It might be bit much. While econometrics, time series, and such can be done easily. Above
that level, you are going to have to do scripting, which scares many MBA students. I have
the same problem if I use R. However, to do useful work, your students are going to have
to use some statistical program that requires scripting. Think those who use SAS procs
versus those who use SPSS.
Excel as an alternative is a problem, since the inaccuracies for statistics are all
I use Gretl in my MBA managerial economics course: econometrics and time series mostly. I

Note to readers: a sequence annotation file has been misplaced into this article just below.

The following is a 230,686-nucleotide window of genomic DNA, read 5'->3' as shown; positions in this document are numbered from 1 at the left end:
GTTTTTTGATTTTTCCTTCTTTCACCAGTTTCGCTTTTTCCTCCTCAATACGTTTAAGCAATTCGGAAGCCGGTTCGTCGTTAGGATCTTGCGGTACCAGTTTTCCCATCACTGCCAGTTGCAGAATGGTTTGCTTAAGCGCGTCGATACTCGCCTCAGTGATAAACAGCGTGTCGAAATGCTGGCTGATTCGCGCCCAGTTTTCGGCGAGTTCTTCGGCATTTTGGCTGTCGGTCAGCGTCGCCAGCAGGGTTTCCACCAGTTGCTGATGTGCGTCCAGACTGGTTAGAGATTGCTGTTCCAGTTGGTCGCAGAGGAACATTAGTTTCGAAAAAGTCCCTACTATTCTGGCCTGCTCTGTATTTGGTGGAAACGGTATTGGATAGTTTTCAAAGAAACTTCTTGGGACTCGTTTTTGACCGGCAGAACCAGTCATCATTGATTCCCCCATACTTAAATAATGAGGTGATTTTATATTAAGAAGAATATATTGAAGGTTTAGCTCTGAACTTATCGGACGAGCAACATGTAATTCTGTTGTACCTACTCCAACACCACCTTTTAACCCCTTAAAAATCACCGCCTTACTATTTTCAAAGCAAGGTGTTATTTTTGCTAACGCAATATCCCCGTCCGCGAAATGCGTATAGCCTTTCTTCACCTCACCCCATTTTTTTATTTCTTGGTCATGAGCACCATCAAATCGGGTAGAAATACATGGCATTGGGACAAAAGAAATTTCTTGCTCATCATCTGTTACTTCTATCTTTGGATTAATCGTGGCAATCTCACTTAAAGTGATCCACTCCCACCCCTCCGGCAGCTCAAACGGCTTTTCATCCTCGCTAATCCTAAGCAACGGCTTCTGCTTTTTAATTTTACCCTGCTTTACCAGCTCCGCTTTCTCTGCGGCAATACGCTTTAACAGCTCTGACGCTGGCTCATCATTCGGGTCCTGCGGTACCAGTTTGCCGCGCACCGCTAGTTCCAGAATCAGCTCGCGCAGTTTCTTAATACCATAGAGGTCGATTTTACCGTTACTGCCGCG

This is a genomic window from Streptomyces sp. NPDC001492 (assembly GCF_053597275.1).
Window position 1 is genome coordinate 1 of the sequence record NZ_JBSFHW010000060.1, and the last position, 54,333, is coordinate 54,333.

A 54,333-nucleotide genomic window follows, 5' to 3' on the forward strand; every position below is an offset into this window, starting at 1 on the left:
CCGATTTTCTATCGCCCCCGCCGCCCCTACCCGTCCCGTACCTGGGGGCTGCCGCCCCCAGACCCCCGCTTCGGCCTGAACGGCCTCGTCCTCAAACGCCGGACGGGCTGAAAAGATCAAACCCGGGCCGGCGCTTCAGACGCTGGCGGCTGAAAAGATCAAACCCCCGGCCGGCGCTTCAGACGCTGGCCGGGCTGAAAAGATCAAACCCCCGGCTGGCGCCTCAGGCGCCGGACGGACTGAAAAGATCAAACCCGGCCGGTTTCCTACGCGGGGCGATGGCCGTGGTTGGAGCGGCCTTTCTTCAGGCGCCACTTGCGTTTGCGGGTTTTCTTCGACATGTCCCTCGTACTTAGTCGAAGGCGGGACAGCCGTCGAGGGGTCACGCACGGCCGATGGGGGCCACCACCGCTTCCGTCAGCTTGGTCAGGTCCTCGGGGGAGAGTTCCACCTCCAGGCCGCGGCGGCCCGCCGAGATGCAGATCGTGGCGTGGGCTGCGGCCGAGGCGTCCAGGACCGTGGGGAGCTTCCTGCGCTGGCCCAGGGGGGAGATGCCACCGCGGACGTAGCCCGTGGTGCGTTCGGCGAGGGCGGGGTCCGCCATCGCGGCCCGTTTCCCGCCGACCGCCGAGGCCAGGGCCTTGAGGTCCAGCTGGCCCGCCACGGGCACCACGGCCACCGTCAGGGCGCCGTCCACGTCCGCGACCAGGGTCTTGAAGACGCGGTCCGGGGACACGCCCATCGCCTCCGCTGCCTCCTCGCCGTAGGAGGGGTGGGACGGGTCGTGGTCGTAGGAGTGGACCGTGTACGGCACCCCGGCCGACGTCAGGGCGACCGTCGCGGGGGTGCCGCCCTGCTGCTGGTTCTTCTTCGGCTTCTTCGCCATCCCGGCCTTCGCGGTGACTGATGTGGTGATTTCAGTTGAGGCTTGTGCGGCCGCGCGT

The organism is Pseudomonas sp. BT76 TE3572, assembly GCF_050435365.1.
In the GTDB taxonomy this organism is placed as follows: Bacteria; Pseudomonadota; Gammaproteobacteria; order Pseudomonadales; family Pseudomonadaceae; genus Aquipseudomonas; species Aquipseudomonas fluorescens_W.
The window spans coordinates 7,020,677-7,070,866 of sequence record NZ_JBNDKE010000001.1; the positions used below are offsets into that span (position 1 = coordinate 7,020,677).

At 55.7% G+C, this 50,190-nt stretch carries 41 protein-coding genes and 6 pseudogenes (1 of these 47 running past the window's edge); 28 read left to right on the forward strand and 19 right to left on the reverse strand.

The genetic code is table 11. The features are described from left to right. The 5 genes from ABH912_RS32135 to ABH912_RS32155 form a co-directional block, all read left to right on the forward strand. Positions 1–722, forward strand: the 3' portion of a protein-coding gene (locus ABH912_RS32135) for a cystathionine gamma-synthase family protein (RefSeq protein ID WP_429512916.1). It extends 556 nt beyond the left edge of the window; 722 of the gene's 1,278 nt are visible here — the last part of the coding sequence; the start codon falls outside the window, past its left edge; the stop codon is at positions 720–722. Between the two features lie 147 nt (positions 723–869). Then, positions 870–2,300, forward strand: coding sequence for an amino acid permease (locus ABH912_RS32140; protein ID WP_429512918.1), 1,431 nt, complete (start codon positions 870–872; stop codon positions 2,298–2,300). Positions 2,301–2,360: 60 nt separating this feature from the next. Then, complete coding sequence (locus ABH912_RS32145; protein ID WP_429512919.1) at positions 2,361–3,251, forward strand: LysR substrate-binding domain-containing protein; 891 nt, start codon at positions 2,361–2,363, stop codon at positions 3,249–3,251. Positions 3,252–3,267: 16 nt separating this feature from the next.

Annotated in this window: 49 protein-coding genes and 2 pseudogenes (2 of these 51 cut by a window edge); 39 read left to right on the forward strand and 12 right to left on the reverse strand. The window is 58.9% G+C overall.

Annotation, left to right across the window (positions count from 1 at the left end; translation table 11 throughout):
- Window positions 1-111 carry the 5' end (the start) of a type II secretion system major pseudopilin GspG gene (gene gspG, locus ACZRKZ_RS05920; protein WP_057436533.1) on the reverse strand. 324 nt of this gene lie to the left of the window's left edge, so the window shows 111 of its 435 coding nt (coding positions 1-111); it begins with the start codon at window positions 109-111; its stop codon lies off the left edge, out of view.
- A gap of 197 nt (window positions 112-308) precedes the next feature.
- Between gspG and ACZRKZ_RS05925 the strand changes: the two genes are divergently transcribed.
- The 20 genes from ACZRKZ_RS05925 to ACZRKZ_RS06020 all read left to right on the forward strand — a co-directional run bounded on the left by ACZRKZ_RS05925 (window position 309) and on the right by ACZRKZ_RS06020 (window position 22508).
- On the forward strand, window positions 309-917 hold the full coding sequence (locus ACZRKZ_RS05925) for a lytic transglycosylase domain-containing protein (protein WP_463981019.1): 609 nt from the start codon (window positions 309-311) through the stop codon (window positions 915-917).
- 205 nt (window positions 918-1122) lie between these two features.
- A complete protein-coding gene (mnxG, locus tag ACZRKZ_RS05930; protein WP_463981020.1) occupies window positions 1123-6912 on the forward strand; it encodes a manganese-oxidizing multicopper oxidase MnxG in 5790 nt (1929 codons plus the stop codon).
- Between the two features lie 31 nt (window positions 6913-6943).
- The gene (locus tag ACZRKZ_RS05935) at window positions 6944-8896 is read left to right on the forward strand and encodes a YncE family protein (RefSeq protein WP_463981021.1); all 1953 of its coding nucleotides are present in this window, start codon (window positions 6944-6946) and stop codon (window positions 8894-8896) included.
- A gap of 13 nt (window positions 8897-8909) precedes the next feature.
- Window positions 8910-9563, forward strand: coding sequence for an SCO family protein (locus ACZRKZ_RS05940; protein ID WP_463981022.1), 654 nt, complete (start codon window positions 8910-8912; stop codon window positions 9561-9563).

am using R more and more though.
If you search back through the posts on this forum, you will find some that say that gretl
is working toward the functionality of R.
Remember that SAS, Gretl, and R are more accurate than "easy-to-use" Excel.
On Dec 7, 2012, at 5:07 PM, Logan Kelly <logan.kelly(a)uwrf.edu> wrote:
I am considering using Gretl for a Statistics class I teach in an executive MBA program.
I am think about this because (i) Gretl is free for students to use, and (ii) it does not
require admin rights to install. Point (ii) is the most important. My consern is that
while Gretl is great for econometrics, it might require too much techinical skill for an
MBA program. Does anyone have any thought and/or suggestions?
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